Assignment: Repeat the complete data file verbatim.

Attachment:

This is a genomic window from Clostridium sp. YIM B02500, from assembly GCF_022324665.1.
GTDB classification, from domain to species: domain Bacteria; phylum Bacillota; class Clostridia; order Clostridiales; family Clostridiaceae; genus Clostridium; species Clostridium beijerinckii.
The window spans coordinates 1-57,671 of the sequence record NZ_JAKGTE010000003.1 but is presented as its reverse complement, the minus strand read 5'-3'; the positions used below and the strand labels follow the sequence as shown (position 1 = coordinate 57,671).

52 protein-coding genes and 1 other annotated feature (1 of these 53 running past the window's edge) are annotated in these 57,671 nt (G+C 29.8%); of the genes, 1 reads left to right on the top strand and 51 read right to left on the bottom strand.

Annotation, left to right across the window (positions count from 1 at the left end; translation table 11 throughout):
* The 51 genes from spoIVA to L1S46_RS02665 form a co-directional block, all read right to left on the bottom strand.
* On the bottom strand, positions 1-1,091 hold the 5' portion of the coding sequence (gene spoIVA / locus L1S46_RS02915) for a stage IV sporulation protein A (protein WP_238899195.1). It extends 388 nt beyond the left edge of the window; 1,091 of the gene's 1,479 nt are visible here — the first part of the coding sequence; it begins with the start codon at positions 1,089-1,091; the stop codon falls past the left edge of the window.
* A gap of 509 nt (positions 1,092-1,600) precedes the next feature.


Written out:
This is a genomic window from Clostridium sp. YIM B02500, from assembly GCF_022324665.1.
GTDB classification, from domain to species: domain Bacteria; phylum Bacillota; class Clostridia; order Clostridiales; family Clostridiaceae; genus Clostridium; species Clostridium beijerinckii.
The window spans coordinates 1-57,671 of the sequence record NZ_JAKGTE010000003.1 but is presented as its reverse complement, the minus strand read 5'-3'; the positions used below and the strand labels follow the sequence as shown (position 1 = coordinate 57,671).

52 protein-coding genes and 1 other annotated feature (1 of these 53 running past the window's edge) are annotated in these 57,671 nt (G+C 29.8%); of the genes, 1 reads left to right on the top strand and 51 read right to left on the bottom strand.

Annotation, left to right across the window (positions count from 1 at the left end; translation table 11 throughout):
* The 51 genes from spoIVA to L1S46_RS02665 form a co-directional block, all read right to left on the bottom strand.
* On the bottom strand, positions 1-1,091 hold the 5' portion of the coding sequence (gene spoIVA / locus L1S46_RS02915) for a stage IV sporulation protein A (protein WP_238899195.1). It extends 388 nt beyond the left edge of the window; 1,091 of the gene's 1,479 nt are visible here — the first part of the coding sequence; it begins with the start codon at positions 1,089-1,091; the stop codon falls past the left edge of the window.
* A gap of 509 nt (positions 1,092-1,600) precedes the next feature.